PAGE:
Are Opiates Effective, Or Necessary, For Treating Chronic Pain?

After working in clinical research for years and observing first hand how difficult it is to get a new drug on the market it is amazing to learn how little the new classes of opiods were studied before approved.

An opiod is defined as an opium like compound that binds to one or more of the three opiate receptors in the body.  Opiate receptors are found widely in the brain, spinal cord and digestive tract.

Most opiod-related studies lasted for anywhere between 6-12 weeks. And good study design generally means there is a placebo control. No placebo-controlled studies ladted for even 6 months.

A recent review by Dr Chou, associate professor, medicine, Oregon Health and Science University, Portland determined that insufficient evidence was provided from clinical trials to determine the effectiveness of long-term (lasting longer than 3 months) treatment with opiods for improving chronic pain.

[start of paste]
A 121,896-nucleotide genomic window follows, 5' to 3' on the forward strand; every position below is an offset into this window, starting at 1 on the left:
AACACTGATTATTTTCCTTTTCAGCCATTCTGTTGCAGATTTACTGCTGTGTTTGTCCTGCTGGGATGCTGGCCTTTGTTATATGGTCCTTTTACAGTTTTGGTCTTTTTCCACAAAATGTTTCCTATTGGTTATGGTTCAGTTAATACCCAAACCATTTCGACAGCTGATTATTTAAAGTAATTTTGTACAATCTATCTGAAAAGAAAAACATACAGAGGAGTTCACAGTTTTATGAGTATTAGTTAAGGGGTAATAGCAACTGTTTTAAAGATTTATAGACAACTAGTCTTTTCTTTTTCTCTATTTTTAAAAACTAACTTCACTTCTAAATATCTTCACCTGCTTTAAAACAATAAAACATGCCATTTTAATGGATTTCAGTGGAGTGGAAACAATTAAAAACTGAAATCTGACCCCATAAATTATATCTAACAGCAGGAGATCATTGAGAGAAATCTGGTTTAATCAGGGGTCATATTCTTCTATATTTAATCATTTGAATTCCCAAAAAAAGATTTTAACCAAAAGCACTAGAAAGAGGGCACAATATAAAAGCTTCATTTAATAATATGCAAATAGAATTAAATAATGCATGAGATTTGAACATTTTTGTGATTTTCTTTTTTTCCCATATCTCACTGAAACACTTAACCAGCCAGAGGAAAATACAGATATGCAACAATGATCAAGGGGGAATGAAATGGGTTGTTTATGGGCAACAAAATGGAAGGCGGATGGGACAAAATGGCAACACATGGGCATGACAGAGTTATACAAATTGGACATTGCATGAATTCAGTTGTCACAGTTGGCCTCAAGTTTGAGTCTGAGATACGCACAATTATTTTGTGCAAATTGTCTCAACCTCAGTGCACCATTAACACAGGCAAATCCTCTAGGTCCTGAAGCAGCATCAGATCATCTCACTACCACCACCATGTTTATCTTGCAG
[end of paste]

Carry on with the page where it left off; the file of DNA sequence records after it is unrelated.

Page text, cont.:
While studies could not show long-term outcomes for treatment of pain, function, or quality of life, they did show patients who are prescribed higher doses of opiods are at great risk for adverse effects, such as overdose and death.

Physicians report that there are patients who do benefit from treatment with opiods.

Not all opiods act the same in the same patient and one drug may not be a problem and another may lead to dependence, and addiction.

A study correlating how the human genome contributes to opiod response would be enlightening.

So the jury is still out on how these drugs should be used in the treatment of long-term chronic pain.  But what is painfully obvious is that they have been overprescribed with unfortunate consequences.

Mary Pat Higley, PharmD, MBA

Healthcare Consultant


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Newport Beach resident with interests in clinical medicine, social media, gardening, dog therapy training, spiritual growth, volunteering in the community. Shetland Sheepdog enthusiast

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